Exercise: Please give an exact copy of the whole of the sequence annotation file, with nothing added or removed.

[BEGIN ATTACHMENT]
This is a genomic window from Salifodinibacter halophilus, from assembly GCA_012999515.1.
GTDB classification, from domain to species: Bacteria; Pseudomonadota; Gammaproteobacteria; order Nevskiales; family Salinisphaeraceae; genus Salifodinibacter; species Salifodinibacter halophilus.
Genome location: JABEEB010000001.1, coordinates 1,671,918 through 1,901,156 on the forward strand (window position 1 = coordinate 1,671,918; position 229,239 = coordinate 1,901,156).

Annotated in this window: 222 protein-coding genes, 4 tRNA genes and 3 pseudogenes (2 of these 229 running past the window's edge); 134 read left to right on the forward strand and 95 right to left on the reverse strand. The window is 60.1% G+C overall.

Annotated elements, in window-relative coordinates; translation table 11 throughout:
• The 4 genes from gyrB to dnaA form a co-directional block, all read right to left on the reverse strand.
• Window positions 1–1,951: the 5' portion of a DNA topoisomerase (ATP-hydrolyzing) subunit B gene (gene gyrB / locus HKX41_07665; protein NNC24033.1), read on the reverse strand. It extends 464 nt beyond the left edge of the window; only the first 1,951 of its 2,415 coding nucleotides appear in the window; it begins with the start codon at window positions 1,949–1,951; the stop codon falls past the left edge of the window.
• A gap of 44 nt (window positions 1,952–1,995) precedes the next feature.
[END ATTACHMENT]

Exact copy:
This is a genomic window from Salifodinibacter halophilus, from assembly GCA_012999515.1.
GTDB classification, from domain to species: Bacteria; Pseudomonadota; Gammaproteobacteria; order Nevskiales; family Salinisphaeraceae; genus Salifodinibacter; species Salifodinibacter halophilus.
Genome location: JABEEB010000001.1, coordinates 1,671,918 through 1,901,156 on the forward strand (window position 1 = coordinate 1,671,918; position 229,239 = coordinate 1,901,156).

Annotated in this window: 222 protein-coding genes, 4 tRNA genes and 3 pseudogenes (2 of these 229 running past the window's edge); 134 read left to right on the forward strand and 95 right to left on the reverse strand. The window is 60.1% G+C overall.

Annotated elements, in window-relative coordinates; translation table 11 throughout:
• The 4 genes from gyrB to dnaA form a co-directional block, all read right to left on the reverse strand.
• Window positions 1–1,951: the 5' portion of a DNA topoisomerase (ATP-hydrolyzing) subunit B gene (gene gyrB / locus HKX41_07665; protein NNC24033.1), read on the reverse strand. It extends 464 nt beyond the left edge of the window; only the first 1,951 of its 2,415 coding nucleotides appear in the window; it begins with the start codon at window positions 1,949–1,951; the stop codon falls past the left edge of the window.
• A gap of 44 nt (window positions 1,952–1,995) precedes the next feature.